The old Adage “No Pain, No Gain” has always been a guide for many of us in our pursuit for physical excellence. Sometimes you have to keep pushing on when every cell in your body seems to be saying “stop, please. Seriously…” This post is not a Free Pass from Kicking Ass. It is however a sober look at something that can kill you if you’re not being mindful of your body and you think vomiting is a mandatory response to an optimal workout.
Rhabdomyolysis is a condition in which muscle cells rupture. This isn’t the good kind of “Tear it down so we can rebuild it” kind of muscle breakdown that we are aiming for in the gym. This is when the cell literally rips apart and the contents of the cell dumps into the blood stream. What ends up happening is we have now spilled a bunch of Potassium into our bloodstream (remember, Potassium lives in the cell, Sodium lives outside of it, and together their fight back and forth keeps a perfect fluid balance in and outside of the cell) along with stuff called myoglobin. What then happens, is we end up with an influx of Sodium and Calcium into the muscle cells and then water naturally follows. So we have a situation where we have high potassium in the bloodstream, leading to heart issues, and we have decreased sodium in the bloodstream because it is going inside of the cells, something we don’t want.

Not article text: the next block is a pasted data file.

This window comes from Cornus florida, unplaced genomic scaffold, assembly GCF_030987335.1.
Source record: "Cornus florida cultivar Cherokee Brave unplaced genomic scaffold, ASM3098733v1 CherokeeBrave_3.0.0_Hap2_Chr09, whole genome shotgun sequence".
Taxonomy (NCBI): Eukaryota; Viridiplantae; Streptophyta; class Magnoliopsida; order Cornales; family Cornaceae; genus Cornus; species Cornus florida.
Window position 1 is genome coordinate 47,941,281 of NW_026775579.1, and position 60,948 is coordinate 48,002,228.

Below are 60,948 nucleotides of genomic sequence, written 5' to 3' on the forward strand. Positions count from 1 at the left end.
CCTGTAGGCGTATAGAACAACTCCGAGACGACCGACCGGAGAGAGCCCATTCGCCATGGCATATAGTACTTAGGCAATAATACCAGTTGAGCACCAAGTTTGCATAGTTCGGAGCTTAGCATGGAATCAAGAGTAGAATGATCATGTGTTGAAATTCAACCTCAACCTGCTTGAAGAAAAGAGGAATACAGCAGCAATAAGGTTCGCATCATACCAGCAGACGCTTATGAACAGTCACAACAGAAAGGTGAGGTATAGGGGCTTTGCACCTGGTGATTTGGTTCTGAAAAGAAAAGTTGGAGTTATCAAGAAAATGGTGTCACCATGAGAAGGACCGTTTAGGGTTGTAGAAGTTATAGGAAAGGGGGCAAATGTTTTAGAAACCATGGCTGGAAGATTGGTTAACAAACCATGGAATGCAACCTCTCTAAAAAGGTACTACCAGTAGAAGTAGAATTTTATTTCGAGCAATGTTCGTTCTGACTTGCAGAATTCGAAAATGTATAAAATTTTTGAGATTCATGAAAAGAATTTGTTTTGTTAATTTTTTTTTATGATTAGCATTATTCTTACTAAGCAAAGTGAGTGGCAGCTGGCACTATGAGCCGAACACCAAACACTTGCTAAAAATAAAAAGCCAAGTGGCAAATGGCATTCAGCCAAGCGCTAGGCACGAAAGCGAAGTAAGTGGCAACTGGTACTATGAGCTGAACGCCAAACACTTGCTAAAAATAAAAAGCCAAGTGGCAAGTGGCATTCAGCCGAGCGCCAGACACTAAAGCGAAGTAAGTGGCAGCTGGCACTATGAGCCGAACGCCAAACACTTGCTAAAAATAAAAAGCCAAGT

Increased Calcium influx leads to further destruction of muscle tissue. Again, this is not cool at all.
In extreme cases, we end up with “compartment syndrome” which is where the muscle swelling caused by excess fluid, causes the intracompartmental pressure in the muscle to be greater than the capillary perfusion pressure. This is a very serious situation that involves immediate surgery to help restore fluid balance and involves slicing up meat and other stuff I don’t want to go into.
While Compartment Syndrome is a critical case that requires immediate hospitalization, I think it’s just as important to talk about the steps leading up to a severe reaction such as this. After all, if you are in a position where immediate hospitalization is needed, you’re not going to be thinking about whether you should go or not. You will feel like utter hell and will not be in a position to do much else besides vomit and ask for help.
What concerns me more is the other effects of Rhabdomyolysis and what can happen long term with a low grade version of this. Think of Myoglobin as the gunk inside of muscle cells. It should stay inside muscle cells where it belongs. When it gets into the bloodstream your kidneys have to work like hell to filter it out. In cases of high levels of Myoglobin, your kidneys will begin to fail because of tubular necrosis. The little filter units in your kidneys are dying because they can’t deal with this amount of funk. A darker colored urine, almost tea colored is what to look for in this case. But it’s tough when you pee in a toilet that has a lot of water in it, to always detect whether or not it is “dark”. Just know that if it’s anything but golden colored, and you feel crappy after working out or drinking too much or being in the heat all day, this could be a cause for concern.